UGL Study Spaces

We are halfway though the semester and midterms are here! Yes, not many people are excited about having to turn in papers, projects, and study for midterm exams. It can be very overwhelming and sometimes your dorm room or apartment is not the best place to study and get work done. Don’t you worry, the UGL has a couple of suggestions for some great study places. Not only are there a variety of spaces, but there is something for everyone’s project needs.

The group rooms on the upper level of the UGL

The group rooms on the upper level of the UGL

First, we have the study group rooms, located on the upper level of the UGL. For group projects the group rooms are a great fit. There is an enclosed space, large table, and a TV screen where you can hook up your own laptop. Here you will be able to work and interact with your classmates.

Edit video or sound on these computers!  Photo Courtesy of the Media Commons

Edit video or sound on these computers! Photo Courtesy of the Media Commons

Also on the upper level, we have the computer spaces in the Media Commons. If you need specific software, the UGL has iMacs on the upper level. These computers have a lot of programs for all your project needs. For video editing, sound editing, building databases, the Media Commons has got you covered. Visit this page of the Media Commons for a detailed list of the software and programs. All your work can be done here!

Computers on the lower level of the UGL

Computers on the lower level of the UGL

Some of us need complete silence to do our work in peace. Lucky for you, the lower level of the UGL is the quiet level of the library. You can have the convenience of a computer in a quiet zone and in a semi-private space. As you arrive in the lower level, the computers are located near the entrance, close to the Media Collection.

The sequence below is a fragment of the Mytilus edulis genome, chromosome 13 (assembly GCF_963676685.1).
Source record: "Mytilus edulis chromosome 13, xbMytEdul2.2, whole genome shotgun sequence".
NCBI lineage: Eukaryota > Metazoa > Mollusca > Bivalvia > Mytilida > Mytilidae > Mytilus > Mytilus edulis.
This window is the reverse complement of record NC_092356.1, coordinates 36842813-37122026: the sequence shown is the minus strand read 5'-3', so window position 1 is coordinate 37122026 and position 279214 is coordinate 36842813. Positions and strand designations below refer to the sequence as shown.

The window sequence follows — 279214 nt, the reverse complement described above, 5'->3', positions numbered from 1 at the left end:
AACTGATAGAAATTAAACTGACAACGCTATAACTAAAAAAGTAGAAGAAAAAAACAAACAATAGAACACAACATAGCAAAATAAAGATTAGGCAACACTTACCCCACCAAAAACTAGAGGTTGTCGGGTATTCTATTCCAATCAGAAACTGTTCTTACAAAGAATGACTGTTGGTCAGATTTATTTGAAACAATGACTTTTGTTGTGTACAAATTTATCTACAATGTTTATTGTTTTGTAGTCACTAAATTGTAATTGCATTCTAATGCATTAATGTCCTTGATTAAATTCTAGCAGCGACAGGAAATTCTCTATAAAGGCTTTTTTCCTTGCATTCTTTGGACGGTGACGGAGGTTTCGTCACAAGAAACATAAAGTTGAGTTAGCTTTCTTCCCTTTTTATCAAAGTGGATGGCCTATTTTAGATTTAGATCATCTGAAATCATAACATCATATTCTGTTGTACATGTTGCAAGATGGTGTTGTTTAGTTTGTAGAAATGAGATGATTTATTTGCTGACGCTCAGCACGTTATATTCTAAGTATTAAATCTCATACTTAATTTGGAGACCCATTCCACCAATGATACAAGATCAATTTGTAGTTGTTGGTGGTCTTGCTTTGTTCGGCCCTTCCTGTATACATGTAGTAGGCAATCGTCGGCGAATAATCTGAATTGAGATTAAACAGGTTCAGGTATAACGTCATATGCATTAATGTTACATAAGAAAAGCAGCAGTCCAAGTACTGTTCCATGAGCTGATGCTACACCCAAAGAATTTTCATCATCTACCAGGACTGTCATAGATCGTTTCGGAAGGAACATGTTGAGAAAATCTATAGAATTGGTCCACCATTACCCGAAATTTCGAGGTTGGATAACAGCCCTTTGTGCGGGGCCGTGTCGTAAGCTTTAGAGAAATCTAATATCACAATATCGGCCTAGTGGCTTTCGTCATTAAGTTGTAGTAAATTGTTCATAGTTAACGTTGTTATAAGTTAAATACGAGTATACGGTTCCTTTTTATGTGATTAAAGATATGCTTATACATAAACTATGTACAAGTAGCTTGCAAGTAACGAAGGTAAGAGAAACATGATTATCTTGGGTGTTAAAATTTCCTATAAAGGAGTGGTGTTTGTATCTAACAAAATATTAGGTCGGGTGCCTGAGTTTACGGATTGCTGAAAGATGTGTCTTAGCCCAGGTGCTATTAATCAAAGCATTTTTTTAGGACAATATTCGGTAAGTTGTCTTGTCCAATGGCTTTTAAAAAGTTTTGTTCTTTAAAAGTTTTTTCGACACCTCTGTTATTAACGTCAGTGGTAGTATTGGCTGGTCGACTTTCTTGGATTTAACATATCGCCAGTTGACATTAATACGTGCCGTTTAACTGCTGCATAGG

Lower Level Tables and Carrels. Photo courtesy of the Media Commons

Lower Level Tables and Carrels. Photo courtesy of the Media Commons

For those who do not need a computer or already have a laptop, the lower level tables and carrels are perfect. The tables are perfect for laying out your notebooks, textbooks, gel pens, and other study necessities. You can find these tables all around the lower level of the UGL.

For more privacy, the carrels are a great place to study, They are just the perfect size for a textbook, notebooks, or laptop. This perfect space for one person allows you to fully concentrate on your work and projects. Like the tables mentioned above, the carrels are located all around the UGL on the lower level.

For study tips, be sure to check out our Pinterest board!  Where is your favorite study space? Tell us below in the comments.

 

 

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Welcome back UGL’ers!